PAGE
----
Traditionally, point-of-care (POC) has been the space where diagnoses or treatment decisions are made or where disease state education takes place, typically within the confines of doctor’s office or hospital. Patients and their carepartners no longer live in this arbitrary space. Why do we continue to incentivize this model? Why do we continue to prioritize and dedicate billions of dollars annually to innovating and marketing in this outdated space? Why do we continue to design innovations and digital tools that can only assist patients within the confines of this traditional space, as opposed to connecting the dots and streamlining continuity of care where it happens the most, in real-life?
We must stop visualizing POC as a stationary moment and open the aperture to see the potential of a dynamic continuum of care. We must stop viewing POC as where the doctor is and explore the broad spectrum of places where patients are and live. Disease state education, treatment decisions, and the pursuit of health predominantly happens beyond the 4 walls of the exam room and hospital. POC is happening at retail clinics and via telemedicine. Social media has led to the development of powerful peer-to-peer networks that support patients and carepartners with round-the-clock dialogue with global perspectives and expertise. We must stop solely focusing on digital, sleek, buzzword-filled innovations for the future. We must not forget the power of the human touch, rolling up our sleeves and venturing out into local communities to connect with real people in their daily lives. A study recently published by the NEJM reports on the successful management of uncontrolled hypertension in non-Hispanic African American males at barbershops. You read that correctly. Barbershops. Specialty-trained pharmacists fostered trusting relationships with barbershops and their clientele and demonstrated significant reductions in blood-pressure with medication management. This may be the most powerful POC yet. We need to blow the doors off of this example of real-life POC STAT.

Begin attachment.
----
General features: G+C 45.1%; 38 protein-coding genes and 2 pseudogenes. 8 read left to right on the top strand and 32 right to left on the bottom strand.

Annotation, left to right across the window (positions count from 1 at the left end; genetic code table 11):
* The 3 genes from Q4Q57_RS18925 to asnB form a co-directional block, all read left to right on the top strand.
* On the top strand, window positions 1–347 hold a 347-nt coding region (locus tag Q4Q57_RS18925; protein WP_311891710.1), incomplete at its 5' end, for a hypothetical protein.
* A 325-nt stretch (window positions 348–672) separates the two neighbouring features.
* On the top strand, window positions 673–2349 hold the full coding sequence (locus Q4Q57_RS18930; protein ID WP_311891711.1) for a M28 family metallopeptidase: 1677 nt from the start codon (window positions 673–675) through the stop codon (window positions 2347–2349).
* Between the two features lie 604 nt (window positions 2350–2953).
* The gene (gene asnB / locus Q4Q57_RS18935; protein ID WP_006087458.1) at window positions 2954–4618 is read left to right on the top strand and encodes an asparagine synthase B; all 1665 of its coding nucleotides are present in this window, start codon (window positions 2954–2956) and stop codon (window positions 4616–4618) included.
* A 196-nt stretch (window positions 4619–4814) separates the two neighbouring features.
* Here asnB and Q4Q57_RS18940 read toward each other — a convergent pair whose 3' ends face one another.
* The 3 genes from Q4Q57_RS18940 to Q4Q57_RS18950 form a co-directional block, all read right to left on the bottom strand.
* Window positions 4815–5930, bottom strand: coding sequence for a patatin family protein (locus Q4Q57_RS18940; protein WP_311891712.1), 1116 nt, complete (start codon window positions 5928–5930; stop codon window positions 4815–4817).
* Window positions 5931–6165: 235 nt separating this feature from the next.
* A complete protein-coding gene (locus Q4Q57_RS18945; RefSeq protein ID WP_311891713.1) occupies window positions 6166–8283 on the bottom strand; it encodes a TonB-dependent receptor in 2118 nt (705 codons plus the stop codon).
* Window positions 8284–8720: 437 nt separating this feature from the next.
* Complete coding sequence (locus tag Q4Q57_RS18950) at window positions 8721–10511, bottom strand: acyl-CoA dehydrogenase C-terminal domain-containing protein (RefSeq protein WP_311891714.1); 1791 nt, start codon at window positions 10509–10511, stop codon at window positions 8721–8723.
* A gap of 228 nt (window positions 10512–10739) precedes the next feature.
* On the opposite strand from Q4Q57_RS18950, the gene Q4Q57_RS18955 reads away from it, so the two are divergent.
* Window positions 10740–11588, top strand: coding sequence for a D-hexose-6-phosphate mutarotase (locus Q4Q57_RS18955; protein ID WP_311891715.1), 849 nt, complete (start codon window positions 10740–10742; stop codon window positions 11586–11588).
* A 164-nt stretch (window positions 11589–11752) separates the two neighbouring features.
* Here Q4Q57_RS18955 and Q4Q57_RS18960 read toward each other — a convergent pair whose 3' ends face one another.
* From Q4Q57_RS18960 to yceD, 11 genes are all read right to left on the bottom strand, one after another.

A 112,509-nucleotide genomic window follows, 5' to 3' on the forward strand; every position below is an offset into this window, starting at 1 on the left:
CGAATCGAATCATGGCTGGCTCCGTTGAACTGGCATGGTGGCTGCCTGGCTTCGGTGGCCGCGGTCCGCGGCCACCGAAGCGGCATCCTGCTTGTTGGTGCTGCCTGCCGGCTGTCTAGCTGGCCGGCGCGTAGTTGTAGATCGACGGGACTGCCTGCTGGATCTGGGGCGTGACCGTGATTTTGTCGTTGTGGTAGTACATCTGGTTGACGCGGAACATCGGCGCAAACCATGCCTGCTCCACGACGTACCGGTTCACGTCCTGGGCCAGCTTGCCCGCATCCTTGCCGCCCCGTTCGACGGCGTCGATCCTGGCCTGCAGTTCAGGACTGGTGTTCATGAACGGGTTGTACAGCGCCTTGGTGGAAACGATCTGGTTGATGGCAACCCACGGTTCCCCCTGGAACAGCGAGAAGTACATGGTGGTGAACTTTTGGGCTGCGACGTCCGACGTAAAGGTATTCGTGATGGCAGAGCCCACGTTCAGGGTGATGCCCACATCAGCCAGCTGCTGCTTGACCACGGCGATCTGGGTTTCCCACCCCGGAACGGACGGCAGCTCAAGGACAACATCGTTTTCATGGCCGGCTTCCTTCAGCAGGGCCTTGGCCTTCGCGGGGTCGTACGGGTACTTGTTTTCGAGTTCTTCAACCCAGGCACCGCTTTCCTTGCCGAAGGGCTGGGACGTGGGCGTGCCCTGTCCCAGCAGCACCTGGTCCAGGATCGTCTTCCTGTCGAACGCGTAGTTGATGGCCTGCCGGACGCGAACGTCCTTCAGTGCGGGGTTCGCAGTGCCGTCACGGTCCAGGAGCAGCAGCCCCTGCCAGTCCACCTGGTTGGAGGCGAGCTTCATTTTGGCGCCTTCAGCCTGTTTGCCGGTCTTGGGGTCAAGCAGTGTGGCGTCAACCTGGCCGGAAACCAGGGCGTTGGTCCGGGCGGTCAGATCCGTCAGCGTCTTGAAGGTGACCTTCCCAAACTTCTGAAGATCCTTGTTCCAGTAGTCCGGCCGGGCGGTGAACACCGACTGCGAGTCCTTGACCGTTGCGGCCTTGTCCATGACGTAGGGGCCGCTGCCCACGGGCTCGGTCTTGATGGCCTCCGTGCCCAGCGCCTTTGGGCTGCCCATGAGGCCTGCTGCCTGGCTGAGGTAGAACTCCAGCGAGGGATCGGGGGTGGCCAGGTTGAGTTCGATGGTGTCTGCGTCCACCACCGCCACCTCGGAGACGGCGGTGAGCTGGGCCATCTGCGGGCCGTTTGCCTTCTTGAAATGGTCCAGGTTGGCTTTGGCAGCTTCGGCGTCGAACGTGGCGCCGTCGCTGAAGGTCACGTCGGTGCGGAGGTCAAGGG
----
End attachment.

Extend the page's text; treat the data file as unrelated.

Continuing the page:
Think about your life right now. Where are places in your local community that you faithfully frequent? Perhaps it is a house of worship, where you exchange in conversations with others from your local community regularly. Conversations about health are happening here. Perhaps it is a barbershop or, for ladies, a beauty parlor or nail salon. Some people may skip their follow-up appointment with their primary care doctor, but not their monthly haircut, color and set, or gel manicure appointment. Conversations about health are happening here. Perhaps it’s the local laundry mat or dry cleaners. Information about health is being exchanged here. Perhaps it’s the local deli or bagel shop. Some may skip filling their prescriptions, but never their Sunday paper, coffee, and buttered rolls. Some may not manage their blood glucose or count calories regularly, but they’ll never skip playing their lucky numbers at the corner bodega. We have become so wrapped up in innovating to improve healthcare that we have become impervious to the sound of the pulse of our local communities. Where is all of the budgeting and innovation for these avenues? Where are the priorities? Where are these conversations?
Please tell me. I’m here waiting, listening.
Grace Cordovano, PhD, BCPA is a board-certified oncology patient advocate, patient experience enhancer, and Citizen Health 2018 Ambassador.
Follow her on Twitter: @GraceCordovano